All items are from the Door County Library’s newspaper archives, and they appear in the same form as they were first published, including misspellings and grammatical errors.
March 6, 1874
March came in so sweetly and beautifully warm that our poet warbled, “Sunday morning, Winter and Spring kissed in the sunrise and each spread its choicest favors on the azure sky.” He wants to get married.
March 5, 1886
A horse trot is announced to take place at or near Bailey’s Harbor to-morrow afternoon, for a purse of $75.00, mile heats, best three in five. The money will be contested for by Patsy Short and Geo. Mainz, of that place, and Leopold Jacobs and Alfred Zettel of this city. The race will take place in the afternoon.
March 7, 1895
This issue of THE DEMOCRAT is the last that will be printed. We have gone out of the printing business, have sold our subscription list, with all right and title thereto, to the J.J. Pinney Printing Company, publishers of the Door County Democrat, and have turned over to that paper our business, job printing, advertising, etc….
We are led to this move by a series of existing circumstances, but mainly from the fact that there is no room in Door county for three newspapers. None of us are practical printers, neither have we the time or desire to learn the trade. We are glad that we can say, without fear of contradiction, that there has been no division in the ranks of our party, even with two Democratic papers clamoring for patronage during the past two years and more. And now, with but one paper representing the interests of the party in Door county, and that one having a larger circulation than any other paper, our unity will be still greater and we predict a brilliant future for Democracy in Door county.
Thanking all our friends and patrons for their past favors and earnestly requesting that the same be bestowed, infuture, upon the Door County Democrat we bid you one and all adieu.
Door County Democrat
March 7, 1908
HIGH SCHOOL BUILDING DESTROYED
Magnificent Structure Burns to Ground
Early Thursday Morning, Causing
Loss of $60,000
FIRE STARTS IN BASEMENT FROM AN UNKNOWN CAUSE
Sturgeon Bay’s splendid school building, one of the best in the state, was destroyed by fire early Thursday morning. The loss is $60,000, to cover which there is insurance amounting to $32,000, $29,500 on the building and $2,500 on contents.
Will Reynolds, who telephoned the alarm to the engine house, saw the blaze at 4:40, the family having arisen early on account of the intended departure of Mrs. Reynolds on the morning train….By 7:00 o’clock there was nothing left of the building but blackened walls and smoking embers.
A light breeze carried a shower of sparks and blazing embers towards the business section of the city. Only the vigilance of men stationed on the roofs of the nearest buildings prevented a general conflagration.
The building, which was started in 1901 and first used in 1902, was a model in arrangement and equipment.
Door County News
March 6, 1919
LIQUORS AND CIGARS ADVANCE
The tax put on liquors and cigars caused a sharp advance in those commodities on Saturday. Beer is now retailing at 10 cents a glass in the most of the dispensaries of the liquid fluid and whiskey advanced 5c a drink, selling for 20 and 25 cents.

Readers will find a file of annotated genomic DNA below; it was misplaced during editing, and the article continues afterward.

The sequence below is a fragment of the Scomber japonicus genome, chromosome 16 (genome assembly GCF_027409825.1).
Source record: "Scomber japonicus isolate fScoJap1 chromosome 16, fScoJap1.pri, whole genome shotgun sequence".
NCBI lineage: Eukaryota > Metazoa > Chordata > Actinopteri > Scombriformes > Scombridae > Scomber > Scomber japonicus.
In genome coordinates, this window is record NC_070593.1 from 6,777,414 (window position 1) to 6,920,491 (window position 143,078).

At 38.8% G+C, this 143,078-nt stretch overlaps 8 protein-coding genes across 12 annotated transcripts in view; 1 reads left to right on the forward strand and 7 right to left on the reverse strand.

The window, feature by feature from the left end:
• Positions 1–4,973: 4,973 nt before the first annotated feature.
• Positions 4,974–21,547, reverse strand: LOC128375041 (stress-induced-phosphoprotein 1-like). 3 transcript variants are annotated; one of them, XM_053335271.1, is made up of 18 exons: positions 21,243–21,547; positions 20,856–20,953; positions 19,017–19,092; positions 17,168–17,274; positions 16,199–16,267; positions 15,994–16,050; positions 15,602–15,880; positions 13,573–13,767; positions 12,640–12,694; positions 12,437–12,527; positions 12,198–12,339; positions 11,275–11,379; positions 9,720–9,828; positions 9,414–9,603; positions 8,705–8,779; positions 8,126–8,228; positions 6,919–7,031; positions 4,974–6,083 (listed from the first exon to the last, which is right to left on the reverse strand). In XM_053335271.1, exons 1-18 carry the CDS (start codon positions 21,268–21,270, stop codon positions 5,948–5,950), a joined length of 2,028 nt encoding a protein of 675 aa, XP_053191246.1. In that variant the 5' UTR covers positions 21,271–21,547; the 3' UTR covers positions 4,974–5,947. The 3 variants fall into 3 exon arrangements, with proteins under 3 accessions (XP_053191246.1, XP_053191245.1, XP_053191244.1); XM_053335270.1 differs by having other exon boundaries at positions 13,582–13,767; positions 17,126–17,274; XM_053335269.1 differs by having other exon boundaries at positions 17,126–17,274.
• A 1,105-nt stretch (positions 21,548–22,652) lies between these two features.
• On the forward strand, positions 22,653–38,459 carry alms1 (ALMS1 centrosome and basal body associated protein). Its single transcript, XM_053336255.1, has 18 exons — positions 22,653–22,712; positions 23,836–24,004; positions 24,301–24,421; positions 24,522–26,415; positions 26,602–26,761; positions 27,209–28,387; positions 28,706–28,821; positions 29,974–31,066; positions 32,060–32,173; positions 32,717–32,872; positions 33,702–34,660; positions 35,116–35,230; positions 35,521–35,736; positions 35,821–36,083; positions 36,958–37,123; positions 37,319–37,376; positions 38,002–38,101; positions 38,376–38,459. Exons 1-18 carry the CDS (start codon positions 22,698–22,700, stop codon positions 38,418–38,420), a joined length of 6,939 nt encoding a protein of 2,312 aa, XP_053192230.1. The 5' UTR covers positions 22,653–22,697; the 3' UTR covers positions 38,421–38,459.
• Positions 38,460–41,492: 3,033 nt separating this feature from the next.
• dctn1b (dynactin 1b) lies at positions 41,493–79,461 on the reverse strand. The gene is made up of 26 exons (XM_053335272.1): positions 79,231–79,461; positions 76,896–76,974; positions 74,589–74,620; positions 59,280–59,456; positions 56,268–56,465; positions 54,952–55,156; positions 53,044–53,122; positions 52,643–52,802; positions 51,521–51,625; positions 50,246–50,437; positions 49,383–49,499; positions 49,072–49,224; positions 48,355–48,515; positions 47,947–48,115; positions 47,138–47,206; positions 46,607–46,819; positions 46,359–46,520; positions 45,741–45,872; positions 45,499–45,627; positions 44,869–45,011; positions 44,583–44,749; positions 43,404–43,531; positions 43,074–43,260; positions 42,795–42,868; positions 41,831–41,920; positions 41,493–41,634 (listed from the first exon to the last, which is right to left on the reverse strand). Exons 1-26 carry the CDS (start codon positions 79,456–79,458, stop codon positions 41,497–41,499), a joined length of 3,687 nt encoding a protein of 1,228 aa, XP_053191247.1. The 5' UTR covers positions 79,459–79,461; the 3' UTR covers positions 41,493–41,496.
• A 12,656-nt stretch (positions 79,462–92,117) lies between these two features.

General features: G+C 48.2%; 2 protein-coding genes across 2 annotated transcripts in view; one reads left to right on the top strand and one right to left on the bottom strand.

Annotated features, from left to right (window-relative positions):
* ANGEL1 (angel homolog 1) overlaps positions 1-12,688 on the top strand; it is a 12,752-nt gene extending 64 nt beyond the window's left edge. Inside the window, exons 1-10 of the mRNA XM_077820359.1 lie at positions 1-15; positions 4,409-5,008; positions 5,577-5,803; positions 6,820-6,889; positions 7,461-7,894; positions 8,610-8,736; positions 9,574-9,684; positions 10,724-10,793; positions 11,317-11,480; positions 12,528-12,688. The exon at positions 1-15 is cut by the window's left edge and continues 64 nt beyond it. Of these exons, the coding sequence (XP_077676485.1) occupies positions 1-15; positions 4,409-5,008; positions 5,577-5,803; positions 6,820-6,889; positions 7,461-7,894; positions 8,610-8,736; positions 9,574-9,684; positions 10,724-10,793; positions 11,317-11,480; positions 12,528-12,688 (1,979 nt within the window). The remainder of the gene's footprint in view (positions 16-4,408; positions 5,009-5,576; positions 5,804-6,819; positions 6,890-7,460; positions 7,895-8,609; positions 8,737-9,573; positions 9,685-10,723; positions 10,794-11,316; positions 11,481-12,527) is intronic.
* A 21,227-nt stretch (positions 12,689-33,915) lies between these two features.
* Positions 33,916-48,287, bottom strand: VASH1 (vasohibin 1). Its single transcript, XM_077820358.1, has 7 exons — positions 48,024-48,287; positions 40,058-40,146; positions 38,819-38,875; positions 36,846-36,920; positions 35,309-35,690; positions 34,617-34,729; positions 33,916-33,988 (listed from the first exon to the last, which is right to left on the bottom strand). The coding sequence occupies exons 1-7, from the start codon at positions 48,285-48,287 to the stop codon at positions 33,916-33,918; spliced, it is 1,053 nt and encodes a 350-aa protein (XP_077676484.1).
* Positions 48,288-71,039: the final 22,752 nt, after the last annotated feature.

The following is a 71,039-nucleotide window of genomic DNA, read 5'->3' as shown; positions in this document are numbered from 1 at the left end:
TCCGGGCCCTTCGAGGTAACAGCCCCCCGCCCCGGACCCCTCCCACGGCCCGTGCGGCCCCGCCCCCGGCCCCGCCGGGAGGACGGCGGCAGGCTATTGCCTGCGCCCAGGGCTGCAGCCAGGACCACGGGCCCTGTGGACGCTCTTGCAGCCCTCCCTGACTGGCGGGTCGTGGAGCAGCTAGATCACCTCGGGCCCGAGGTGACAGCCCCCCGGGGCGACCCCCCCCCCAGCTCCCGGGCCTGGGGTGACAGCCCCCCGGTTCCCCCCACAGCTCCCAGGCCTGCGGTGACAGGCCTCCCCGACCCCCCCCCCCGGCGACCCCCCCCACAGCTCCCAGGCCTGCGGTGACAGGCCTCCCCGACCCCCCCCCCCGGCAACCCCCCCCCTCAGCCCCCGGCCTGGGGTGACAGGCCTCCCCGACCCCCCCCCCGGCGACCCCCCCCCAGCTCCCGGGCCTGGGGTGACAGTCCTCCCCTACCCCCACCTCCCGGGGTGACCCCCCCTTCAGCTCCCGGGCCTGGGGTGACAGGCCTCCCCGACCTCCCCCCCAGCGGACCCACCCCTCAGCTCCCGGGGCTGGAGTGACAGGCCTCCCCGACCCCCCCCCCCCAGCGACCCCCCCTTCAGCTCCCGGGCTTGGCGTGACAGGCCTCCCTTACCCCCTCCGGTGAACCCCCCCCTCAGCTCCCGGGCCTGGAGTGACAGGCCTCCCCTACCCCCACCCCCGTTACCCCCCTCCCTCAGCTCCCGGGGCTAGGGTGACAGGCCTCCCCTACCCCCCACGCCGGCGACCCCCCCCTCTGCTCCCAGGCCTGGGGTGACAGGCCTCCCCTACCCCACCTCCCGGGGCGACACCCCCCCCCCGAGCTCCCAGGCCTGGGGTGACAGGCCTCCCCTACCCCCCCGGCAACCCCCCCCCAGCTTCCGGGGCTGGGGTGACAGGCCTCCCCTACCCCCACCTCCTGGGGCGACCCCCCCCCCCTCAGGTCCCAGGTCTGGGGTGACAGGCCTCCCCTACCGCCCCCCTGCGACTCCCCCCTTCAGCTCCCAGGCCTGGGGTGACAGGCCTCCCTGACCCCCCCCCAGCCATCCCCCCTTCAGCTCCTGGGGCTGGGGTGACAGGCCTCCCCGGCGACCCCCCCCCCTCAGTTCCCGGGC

The tax on beer has increased the price to $16 a barrel, which is the highest figure ever reached. An additional tax of $3 a gallon has also been put on whiskey.
All lines of patent medicines have likewise advanced because of the tax that has been tacked onto them by the government under the new revenues.
Cigars and tobacco have been called upon to bear a share of the burden, being assessed from $3 to $5 a thousand. The consumer is obliged to pay a cent more for each cigar.
The advance in the price of liquors naturally causes a falling off in the consumption, there being many people who would go without rather than pay the high prices.
Door County News
March 5, 1925
For the first time in the history of the country people living in the rural districts and the cities of the country were able to participate in the inaugural ceremonies at Washington on Wednesday thru the medium of the radio.
It was simply marvelous. The playing of the bands preceding the taking of the oath of office by Chief Justice William H. Taft and the address by President Coolidge was heard as clearly and distinctly as if the performance was being carried on in the room in which the radio was located.
Radio parties were held in many of the homes of the city, and the receiving of the oath of office and address was listened to with awe-inspiring solemnity. It was a wonderful address and it was something that will long live in the memory of those who listened in on the first presidential inauguration in the history of the United States and the world.
Door County News
March 3, 1938
LIMIT NUMBER OF TAVERNS
With the repeal of prohibition a few years ago, taverns sprung up at almost every crossroad in Door county. Some of these taverns are conducted as respectable places, while others are operated by persons who fail to recognize the responsibility placed upon them, and they will sell liquor to anyone, minors, drunkards, and anyone who is willing to part with his money. Provided some restraint is not placed on such practices, the time will come when honest citizens of Door county will demand a referendum vote on whether or not this county enters the “dry” column. The whole matter is entirely in the hands of the tavern keepers, except insofar as the various towns and municipalities have at their disposal the right to issue or reject licenses to certain individuals and limit the number of places licensed to engage in the traffic. A step in the right direction at this time, it would appear to The News, is for all town boards to weed out undesirable places when the matter of licenses comes up for consideration in the early summer, and also limit the number to receive licenses.